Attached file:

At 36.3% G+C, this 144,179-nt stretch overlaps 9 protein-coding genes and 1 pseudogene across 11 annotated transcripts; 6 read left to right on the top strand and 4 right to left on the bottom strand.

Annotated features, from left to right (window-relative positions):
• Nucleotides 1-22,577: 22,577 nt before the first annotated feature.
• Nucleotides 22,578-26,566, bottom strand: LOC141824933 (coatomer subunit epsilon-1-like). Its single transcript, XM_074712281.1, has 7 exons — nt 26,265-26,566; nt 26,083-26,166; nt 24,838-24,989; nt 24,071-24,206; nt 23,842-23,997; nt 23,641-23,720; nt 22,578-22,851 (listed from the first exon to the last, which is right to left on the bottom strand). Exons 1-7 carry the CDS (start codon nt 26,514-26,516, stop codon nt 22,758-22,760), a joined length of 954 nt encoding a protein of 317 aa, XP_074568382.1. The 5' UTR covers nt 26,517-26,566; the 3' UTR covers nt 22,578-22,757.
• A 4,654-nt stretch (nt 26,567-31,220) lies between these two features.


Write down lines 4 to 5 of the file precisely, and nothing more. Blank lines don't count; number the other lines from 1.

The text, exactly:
• Nucleotides 22,578-26,566, bottom strand: LOC141824933 (coatomer subunit epsilon-1-like). Its single transcript, XM_074712281.1, has 7 exons — nt 26,265-26,566; nt 26,083-26,166; nt 24,838-24,989; nt 24,071-24,206; nt 23,842-23,997; nt 23,641-23,720; nt 22,578-22,851 (listed from the first exon to the last, which is right to left on the bottom strand). Exons 1-7 carry the CDS (start codon nt 26,514-26,516, stop codon nt 22,758-22,760), a joined length of 954 nt encoding a protein of 317 aa, XP_074568382.1. The 5' UTR covers nt 26,517-26,566; the 3' UTR covers nt 22,578-22,757.
• A 4,654-nt stretch (nt 26,567-31,220) lies between these two features.